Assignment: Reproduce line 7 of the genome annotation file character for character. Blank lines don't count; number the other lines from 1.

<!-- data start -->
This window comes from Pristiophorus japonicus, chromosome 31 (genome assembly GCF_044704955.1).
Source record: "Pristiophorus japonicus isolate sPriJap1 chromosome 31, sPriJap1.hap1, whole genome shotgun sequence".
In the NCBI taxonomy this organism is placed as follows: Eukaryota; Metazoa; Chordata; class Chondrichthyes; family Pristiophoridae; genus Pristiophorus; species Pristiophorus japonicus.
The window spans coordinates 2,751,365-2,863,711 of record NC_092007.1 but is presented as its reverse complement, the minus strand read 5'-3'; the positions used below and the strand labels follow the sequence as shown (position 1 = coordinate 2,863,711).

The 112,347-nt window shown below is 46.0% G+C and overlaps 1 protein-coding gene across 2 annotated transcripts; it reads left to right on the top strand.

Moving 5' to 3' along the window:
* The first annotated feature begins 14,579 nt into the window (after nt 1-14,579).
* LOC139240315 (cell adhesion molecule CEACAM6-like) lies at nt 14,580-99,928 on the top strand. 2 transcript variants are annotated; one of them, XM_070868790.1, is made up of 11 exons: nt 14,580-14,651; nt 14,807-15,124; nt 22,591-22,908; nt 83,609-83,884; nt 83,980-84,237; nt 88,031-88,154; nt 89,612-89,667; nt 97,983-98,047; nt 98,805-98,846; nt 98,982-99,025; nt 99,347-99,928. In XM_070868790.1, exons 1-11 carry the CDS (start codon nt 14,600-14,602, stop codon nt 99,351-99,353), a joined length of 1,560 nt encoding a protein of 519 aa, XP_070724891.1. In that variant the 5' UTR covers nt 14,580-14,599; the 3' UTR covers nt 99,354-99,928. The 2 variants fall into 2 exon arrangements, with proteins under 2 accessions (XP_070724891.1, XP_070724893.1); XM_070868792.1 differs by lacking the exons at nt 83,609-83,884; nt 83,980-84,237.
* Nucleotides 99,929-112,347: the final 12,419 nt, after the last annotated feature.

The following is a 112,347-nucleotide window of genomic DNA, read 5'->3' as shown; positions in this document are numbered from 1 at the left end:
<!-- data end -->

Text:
* The first annotated feature begins 14,579 nt into the window (after nt 1-14,579).